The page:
India June inflation hits 9.44%, rates seen up

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    India June inflation hits 9.44%, rates seen up
    India - 14 July 2011

    India's annual inflation accelerated to 9.44 percent in June, data showed Thursday, raising pressure for more interest rate hikes even with growth cooling in Asia's third-largest economy.

    The increase in the benchmark wholesale price index -- the government's most-watched cost-of-living monitor -- was up from May's 9.06 percent inflation rate, the commerce ministry reported.

    June's figure was below market forecasts of 9.7 percent. But it was still well above the Reserve Bank of India's comfort level of 5.0 to 6.0 percent -- making more rate rises virtually inevitable, analysts said.

    The below forecast figure "won't stop the central bank from hiking" at its scheduled meeting on July 26, said Credit Suisse economist Devika Mehndiratta.

    She, like other economists, forecast a quarter-point rise in the leading repo rate at which the Reserve Bank lends to commercial banks.

    Inflation is one of the biggest headaches for India's Congress-led government, heaping misery on the nation's legions of poor. It is the highest rate among major Asian economies.

    Expectations of an increase at this month's central bank meeting were buttressed by a sharp upward revision in April's inflation rate to 9.7 percent from 8.7 percent.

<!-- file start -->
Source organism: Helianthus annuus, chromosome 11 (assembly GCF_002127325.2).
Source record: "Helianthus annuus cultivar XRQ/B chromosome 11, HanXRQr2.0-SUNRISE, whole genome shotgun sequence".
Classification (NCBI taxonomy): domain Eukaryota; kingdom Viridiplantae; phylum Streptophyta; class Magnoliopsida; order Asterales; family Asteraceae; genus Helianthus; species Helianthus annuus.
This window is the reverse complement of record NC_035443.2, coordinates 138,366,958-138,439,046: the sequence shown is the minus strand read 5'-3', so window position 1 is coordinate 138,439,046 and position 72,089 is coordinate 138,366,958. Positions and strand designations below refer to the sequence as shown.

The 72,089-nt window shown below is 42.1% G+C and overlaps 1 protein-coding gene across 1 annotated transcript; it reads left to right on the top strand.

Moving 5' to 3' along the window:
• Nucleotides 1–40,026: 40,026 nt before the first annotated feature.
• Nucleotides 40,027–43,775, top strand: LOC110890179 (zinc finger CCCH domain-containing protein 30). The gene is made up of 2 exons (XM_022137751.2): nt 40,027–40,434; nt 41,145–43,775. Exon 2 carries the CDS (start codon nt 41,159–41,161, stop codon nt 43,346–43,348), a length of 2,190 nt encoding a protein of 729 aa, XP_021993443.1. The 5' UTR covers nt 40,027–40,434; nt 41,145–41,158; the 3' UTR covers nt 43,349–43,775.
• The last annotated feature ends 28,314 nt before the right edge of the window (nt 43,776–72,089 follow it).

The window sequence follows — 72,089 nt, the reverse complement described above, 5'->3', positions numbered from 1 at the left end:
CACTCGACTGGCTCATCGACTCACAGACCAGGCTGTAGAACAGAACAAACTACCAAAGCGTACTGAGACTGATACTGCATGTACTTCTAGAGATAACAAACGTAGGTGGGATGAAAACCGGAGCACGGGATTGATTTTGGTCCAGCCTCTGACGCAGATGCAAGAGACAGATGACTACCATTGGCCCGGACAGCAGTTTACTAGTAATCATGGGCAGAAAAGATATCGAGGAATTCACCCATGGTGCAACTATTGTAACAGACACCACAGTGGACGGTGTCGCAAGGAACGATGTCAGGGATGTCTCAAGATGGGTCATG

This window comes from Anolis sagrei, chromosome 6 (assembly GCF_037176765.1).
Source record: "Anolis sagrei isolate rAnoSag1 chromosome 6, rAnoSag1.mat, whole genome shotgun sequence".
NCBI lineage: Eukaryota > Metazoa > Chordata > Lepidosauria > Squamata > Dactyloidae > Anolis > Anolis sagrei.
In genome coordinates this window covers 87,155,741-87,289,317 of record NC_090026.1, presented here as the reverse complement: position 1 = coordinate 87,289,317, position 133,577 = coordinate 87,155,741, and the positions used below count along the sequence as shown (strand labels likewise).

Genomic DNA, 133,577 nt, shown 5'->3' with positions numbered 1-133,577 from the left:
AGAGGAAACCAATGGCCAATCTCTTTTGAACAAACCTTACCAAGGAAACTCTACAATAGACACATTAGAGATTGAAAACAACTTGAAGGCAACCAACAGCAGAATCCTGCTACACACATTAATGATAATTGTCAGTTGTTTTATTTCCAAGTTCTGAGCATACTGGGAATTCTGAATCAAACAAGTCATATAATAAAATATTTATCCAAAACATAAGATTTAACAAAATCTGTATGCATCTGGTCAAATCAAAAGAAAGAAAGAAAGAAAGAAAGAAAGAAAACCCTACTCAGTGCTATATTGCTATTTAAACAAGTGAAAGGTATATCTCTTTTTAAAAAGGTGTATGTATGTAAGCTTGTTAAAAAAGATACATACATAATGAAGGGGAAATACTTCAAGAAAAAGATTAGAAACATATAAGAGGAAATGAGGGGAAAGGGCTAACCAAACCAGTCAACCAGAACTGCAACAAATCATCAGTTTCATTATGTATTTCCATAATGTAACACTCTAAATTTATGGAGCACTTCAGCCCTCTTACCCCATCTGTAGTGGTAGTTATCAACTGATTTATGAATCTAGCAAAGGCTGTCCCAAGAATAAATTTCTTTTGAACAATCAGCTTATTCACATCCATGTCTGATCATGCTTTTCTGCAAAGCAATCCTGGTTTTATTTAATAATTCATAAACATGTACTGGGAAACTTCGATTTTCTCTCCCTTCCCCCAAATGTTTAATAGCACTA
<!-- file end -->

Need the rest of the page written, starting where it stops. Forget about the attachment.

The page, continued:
Mehndiratta said she also expected an upward revision to the June figure that could kick inflation into double-digits, adding the central bank is "unlikely to be letting its guard down in such a scenario".

    Finance Minister Pranab Mukherjee said in a statement the figures were a "concern", adding the government and central bank were working together to reduce inflation, which has been at over nine percent since December.

    India's central bank has been among the most hawkish in the region, having increased key rates 10 times since March 2010.

    Analysts said signs of the economy losing steam as a result of higher lending costs and a worsening global economic climate would not stop the bank from raising rates again.

    India's annual industrial output growth decelerated unexpectedly in May to 5.6 percent, its weakest pace in nine months, down from 8.5 percent expansion in the same month a year ago, data earlier in the week showed.

    The central bank appears "willing to accept some moderation in growth in an attempt to control inflation", said Credit Suisse's Mehndiratta.

    The latest inflation rise, originally led by a spike in food prices, was fuelled by increases in fuel and manufactured goods costs.

    "Today?s numbers are not good news. Despite the lower-than-expected outcome, the trend is still up," said HSBC India chief economist Leif Eskesen.

    "The medicine is more and sustained policy tightening," he said.

    He predicted another quarter-point rise this month and a further 50 basis points of tightening afterwards, pushing the benchmark repo rate to 8.25 percent before the central bank takes a rest.



    Source: AFP
     
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